Why Six Sigma Will Outlast Total Quality Management

Six Sigma is not just a new term for Total Quality Management (TQM). They have many similarities and are compatible in many business environments. TQM has brought great improvements and value to many companies. Six Sigma can do more.

TQM is the development, deployment, and maintenance of systems related to quality-producing business processes. TQM is a strategic approach that focuses on encouraging a continuous flow of incremental quality improvements. It encourages the establishing of a culture of collaboration among different departments within organization. TQM is mainly a cultural initiative and a style of management toward increased quality.

Six Sigma is not just another quality initiative or process improvement program. It is more than that because it is a robust continuous improvement strategy and process that includes cultural methodologies such as the various TQM approaches. Six Sigma is complementary to TQM initiatives such as ISO 9000 registration, which is mainly procedural; Total Quality Management (TQM), which is mainly cultural, and Statistical Process Control (SPC), which is primarily statistical process control monitoring. All of these initiatives attempt to improve quality levels but typically reach a plateau. The Six Sigma approach goes to the next level.

Six Sigma is not about quality in the strict traditional sense. Quality, defined traditionally as conformance to internal requirements, is not the focus of Six Sigma. True, Six Sigma focuses on improving quality by helping organizations produce products and services better, faster and cheaper. However, it accomplishes that by reducing waste. In traditional terms, Six Sigma focuses on defect prevention, cycle time reduction, and cost savings. Six Sigma is about helping the organization make more money. Unlike cost-cutting programs that reduce value and quality, Six Sigma identifies and eliminates costs that provide no value to customers: the costs incurred due to waste.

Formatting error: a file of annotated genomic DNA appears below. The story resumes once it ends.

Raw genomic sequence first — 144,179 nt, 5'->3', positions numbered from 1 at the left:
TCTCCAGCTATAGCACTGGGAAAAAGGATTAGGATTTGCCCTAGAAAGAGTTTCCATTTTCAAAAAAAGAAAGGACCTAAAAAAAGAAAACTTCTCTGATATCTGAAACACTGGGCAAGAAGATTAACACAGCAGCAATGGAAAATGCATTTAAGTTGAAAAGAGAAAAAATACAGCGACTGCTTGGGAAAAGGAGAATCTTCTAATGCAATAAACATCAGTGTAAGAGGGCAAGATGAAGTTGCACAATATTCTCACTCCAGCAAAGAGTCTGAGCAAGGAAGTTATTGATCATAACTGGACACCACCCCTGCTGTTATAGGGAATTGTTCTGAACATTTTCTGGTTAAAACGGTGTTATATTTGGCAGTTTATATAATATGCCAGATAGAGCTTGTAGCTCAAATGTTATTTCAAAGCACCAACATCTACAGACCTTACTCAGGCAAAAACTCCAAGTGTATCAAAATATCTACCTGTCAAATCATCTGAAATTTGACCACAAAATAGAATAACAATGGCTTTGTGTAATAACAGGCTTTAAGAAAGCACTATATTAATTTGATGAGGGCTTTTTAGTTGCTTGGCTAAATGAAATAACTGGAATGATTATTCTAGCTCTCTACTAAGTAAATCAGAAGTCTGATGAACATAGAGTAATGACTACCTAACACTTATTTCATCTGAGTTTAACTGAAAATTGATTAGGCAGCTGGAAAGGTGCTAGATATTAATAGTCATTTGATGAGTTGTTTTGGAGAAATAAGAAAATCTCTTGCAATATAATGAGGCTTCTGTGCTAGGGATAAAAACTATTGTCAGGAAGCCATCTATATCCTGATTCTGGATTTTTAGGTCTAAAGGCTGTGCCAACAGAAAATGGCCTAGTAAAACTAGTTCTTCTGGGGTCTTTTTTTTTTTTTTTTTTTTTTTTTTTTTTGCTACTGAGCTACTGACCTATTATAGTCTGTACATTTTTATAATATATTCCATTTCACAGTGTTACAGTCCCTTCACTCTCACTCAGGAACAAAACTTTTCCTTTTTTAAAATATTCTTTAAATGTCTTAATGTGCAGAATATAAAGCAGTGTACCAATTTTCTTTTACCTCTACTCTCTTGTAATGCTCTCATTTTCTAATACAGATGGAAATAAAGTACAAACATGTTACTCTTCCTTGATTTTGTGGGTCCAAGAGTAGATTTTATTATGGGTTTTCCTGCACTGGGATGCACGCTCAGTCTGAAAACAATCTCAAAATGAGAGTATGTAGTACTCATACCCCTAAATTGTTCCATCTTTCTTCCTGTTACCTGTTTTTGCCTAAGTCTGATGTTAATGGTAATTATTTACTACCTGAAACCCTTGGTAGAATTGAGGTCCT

The focus of TQM initiatives differs from the focus of Six Sigma programs. One, TQM programs focus on improvement in individual operations with unrelated processes. Six Sigma focuses on making improvements in all operations within a process. Two, Six Sigma involves dedicated, full-time resources—the “Black Belts”­ —versus TQM, which is usually a part-time activity of non-dedicated managers.

The breadth and depth and the precision of Six Sigma and TQM also differ. Six Sigma has a well-defined project charter that outlines the scope of a project, financial targets, anticipated benefits, milestones, etc. It’s based on hard financial data and savings. In TQM, organizations go into a project without fully knowing what the financial gains might be. Six Sigma has a solid control phase (DMAIC – Define-Measure-Analyze-Improve-Control) that makes specific measurements, identifies specific problems, and provides specific solutions that can be measured.

How else is Six Sigma different? Six Sigma is:

* Fact based and data driven

* Results-oriented, providing quantifiable and measurable bottom-line results

* A leader-sponsored top-down approach

* Linked to strategy

* Thinking about customer requirements

* Applicable to all business processes – administrative, sales, marketing, R&D, etc.

Six Sigma is a robust continuous improvement strategy and process that includes cultural methodologies such as Total Quality Management (TQM), process control strategies such as Statistical Process Control (SPC) and other important statistical tools. Six Sigma tools and techniques all are found in total quality management. Six Sigma is the application of the tools on selected important projects at the appropriate time. Six Sigma tools and techniques all are found in TQM. When done correctly, Six Sigma becomes a way toward organization and cultural development. Yet, it is more than a set of tools! Six Sigma is the strategic and systematic application of the tools on targeted important projects at the appropriate time. Because Six Sigma incorporates TQM but goes beyond it, it will outlast TQM.

Peter Peterka is President of Six Sigma US. For additional information on Six Sigma Green Belt or other Six Sigma Certification programs contact Peter Peterka.

Author: Peter Peterka Google

Published 09/1/2008

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